Foto: Aad Hoogendoorn

Relational Aesthetics with Moshe Bernstein


Every year, Moti's parents marked their wedding anniversary by buying a piece of Israeli art. One year they decided to make an exception and bought three paintings from the artist Moshe Bernstein. They hung one painting in their house, and the other two they gave as a gift to their parents. When their parents passed away the paintings found their place on the walls of the Porat residence.

Moshe Bernstein was born in Poland. While in his twenties, he lost his family in the Holocaust and immigrated to Israel. His childhood memories from the Jewish community in Poland served as an inspiration for his paintings. He drew portraits of Orthodox Jews in black ink on paper – boys and men with long peyot and a yarmulke.
The sentimental expression in his paintings of the memory of East European Jewish culture that had been lost made him a popular artist in Tel Aviv. Apart from exhibitions in museums, many of his paintings hung on the walls of the bohemian Café Kassit.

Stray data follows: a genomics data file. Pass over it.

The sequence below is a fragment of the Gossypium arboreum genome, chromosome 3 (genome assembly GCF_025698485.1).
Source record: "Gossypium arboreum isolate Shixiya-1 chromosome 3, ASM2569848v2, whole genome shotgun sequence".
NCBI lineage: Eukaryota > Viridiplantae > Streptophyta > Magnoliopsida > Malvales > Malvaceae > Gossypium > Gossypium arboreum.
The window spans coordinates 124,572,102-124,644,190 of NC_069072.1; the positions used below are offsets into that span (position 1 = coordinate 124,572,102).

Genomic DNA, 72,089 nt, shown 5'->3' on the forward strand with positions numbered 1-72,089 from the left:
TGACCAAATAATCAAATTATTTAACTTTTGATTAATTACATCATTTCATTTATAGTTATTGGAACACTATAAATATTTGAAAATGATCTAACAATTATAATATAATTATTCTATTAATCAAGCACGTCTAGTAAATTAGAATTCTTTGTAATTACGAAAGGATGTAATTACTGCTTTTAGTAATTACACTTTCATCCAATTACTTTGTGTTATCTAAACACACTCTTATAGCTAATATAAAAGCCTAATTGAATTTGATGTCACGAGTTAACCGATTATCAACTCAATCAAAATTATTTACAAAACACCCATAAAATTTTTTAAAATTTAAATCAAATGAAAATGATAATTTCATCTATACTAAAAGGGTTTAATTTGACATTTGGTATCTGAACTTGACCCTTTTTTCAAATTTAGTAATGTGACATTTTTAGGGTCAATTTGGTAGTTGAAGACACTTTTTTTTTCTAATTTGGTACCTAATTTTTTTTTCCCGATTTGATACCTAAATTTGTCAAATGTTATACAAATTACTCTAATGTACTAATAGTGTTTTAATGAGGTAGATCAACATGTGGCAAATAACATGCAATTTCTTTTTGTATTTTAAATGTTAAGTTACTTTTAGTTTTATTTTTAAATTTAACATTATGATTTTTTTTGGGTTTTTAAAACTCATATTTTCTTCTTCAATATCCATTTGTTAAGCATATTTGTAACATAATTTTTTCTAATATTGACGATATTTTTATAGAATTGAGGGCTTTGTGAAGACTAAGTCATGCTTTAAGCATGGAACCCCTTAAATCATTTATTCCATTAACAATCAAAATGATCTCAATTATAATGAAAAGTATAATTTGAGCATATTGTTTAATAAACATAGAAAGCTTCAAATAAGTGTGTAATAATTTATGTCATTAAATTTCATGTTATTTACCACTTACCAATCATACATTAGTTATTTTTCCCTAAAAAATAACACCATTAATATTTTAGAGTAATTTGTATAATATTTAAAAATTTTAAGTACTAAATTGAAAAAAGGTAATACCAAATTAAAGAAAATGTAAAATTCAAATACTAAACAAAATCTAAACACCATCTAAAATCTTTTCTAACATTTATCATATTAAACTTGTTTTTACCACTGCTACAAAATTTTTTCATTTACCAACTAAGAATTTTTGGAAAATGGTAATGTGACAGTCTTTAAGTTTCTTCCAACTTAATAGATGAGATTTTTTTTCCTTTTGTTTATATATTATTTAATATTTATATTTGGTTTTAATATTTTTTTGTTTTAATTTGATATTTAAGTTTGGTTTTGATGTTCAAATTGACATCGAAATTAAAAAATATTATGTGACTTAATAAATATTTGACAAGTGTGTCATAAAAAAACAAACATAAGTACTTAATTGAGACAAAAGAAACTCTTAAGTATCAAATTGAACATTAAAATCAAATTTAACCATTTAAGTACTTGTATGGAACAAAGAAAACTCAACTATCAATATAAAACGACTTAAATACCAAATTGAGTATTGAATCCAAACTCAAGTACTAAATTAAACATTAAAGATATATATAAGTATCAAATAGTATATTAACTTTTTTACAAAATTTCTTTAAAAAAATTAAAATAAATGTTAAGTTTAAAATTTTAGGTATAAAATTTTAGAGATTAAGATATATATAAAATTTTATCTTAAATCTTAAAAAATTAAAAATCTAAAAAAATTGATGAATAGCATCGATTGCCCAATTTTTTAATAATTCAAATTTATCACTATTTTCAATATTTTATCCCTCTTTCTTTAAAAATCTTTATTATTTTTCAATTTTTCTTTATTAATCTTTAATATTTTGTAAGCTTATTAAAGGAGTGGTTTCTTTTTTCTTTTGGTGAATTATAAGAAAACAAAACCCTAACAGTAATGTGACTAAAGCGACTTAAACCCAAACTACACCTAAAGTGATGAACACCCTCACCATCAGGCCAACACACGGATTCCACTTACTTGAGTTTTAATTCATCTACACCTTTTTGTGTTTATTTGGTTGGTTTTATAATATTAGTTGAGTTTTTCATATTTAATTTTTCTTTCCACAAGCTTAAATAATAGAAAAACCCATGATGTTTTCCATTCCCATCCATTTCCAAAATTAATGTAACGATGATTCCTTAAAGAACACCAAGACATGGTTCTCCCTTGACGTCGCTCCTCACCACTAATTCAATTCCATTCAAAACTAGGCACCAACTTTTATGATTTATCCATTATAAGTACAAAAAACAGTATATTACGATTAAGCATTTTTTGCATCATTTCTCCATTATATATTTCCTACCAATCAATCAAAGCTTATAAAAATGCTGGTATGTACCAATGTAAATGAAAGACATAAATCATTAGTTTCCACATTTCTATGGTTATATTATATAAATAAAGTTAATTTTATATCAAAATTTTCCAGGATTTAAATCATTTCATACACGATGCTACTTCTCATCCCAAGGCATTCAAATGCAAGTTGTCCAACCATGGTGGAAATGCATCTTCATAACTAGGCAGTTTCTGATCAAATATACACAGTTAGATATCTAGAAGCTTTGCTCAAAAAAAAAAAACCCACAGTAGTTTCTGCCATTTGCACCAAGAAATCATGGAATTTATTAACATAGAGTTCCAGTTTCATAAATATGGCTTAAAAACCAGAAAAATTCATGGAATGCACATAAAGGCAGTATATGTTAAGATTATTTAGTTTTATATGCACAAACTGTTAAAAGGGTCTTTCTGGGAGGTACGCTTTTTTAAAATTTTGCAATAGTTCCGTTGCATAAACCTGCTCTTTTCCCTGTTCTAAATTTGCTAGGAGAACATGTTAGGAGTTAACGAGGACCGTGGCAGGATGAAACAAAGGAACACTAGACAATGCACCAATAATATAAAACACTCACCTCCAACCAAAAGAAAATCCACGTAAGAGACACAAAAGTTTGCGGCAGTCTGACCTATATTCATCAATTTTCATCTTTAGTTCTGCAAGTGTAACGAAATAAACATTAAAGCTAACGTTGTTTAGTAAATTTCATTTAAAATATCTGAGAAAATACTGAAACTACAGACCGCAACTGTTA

Gil & Moti's interference with Bernstein's paintings, like the laying down of one painting, and adding a wheelchair to a certain character in another, serves as an allegory for social circumstances in Israel.
2017, Olieverf op doek met ingelijste originele inkttekening, 60 x 180cm

categorie: €5000 - €10.000

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Van elk werk, dat via de Kunstambassade verkocht wordt, schenkt de kunstenaar 20% van het verkoopbedrag aan het Solidariteitsfonds dat wordt verdeeld onder de deelnemende kunstenaars.


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